RNs to Protest Appointment of Kaiser CEO Halvorson to First 5 CA Childrenâ€™s Commission
Decision to close vital Hayward pediatric unit shows his inability to act in best interests of children
SACRAMENTO— Registered nurses from throughout Kaiser Permanente will protest the appointment of Kaiser CEO George Halvorson to the First 5 California Children and Families Commission in the public comment period of the Commission’s meeting Thursday, the California Nurses Association/National Nurses United announced today.
The nurses cite the controversial decision by Halvorson to close the pediatrics unit at Kaiser Hayward for children in need of hospitalization as one example of his unworthiness to safeguard the welfare of the state’s young population. The unit serves more than 1,000 families a year and covers 100,000 children in the Tri-City area who receive healthcare from Kaiser Permanente.
The decision was made during a time of record profits, topping $ 2.1 billion in 2012, and massive CEO salaries, including Halvorson, whose compensation at $7.74 million topped the list of the 10 highest-compensated California nonprofit hospital leaders in 2010.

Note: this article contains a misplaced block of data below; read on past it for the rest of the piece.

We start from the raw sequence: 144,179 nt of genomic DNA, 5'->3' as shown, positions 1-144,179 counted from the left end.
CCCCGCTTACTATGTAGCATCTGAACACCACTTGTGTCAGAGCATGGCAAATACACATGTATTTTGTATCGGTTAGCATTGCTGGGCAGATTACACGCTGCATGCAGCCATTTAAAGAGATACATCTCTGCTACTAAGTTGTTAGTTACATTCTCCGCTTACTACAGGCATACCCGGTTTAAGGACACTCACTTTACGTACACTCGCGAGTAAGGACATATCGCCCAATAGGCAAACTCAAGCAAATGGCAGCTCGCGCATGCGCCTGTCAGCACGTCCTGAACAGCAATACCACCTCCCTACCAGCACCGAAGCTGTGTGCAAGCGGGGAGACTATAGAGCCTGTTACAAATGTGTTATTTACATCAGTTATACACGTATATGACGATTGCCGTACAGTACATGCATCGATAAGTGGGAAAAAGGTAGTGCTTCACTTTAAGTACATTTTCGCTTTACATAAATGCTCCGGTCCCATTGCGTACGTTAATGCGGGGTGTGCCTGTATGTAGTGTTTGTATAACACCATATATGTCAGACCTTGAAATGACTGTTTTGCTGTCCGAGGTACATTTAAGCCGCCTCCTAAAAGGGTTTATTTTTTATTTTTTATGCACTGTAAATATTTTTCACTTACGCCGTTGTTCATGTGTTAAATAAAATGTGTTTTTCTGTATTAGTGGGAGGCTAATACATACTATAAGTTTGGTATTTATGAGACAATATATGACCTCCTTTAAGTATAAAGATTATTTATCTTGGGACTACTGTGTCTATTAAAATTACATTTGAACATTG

What: Kaiser RNs Protest Kaiser CEO Appointment at Public Hearing
When: July 25, 9:00 a.m.
Where: Hilton Garden Inn, 2540 Venture Oaks Way, Pine Room, 1st Floor Sacramento, 95833
“First 5 California’s stated mission to ‘improve the lives of California’s young children and their families through a comprehensive system of education, health services, childcare, and other crucial programs’ runs counter to Mr. Halvorson’s policy decisions which are creating great harm to our communities' children,” said John Green, a parent of a four-year-old who lives in Hayward and utilizes the pediatric unit.
A growing coalition of elected officials and community organizations have staged numerous large protests against the planned closure.
Currently, the Hayward inpatient pediatrics unit serves children who live in a geographic area that includes Hayward, Fremont, Union City, San Lorenzo, San Leandro, and Castro Valley. The closure will force southern Alameda County families with children who need to be hospitalized to drive to Oakland, Santa Clara, or Roseville for care.
“In the event that children require hospitalization, it would create an unnecessary hardship on working families to have to drive to Oakland, Santa Clara, or Roseville for care, especially for parents who have children with chronic medical problems that require frequent pediatric services,” said Winny Knowles, an RN who works in the pediatrics unit.
“Kaiser members with children deserve access to critical care in their own community in order to thrive. As a dedicated pediatric RN, I have cared for Kaiser members and their children for over four decades and as a Kaiser member myself, I am disappointed at the corporate decision to reduce this vital service in my community.”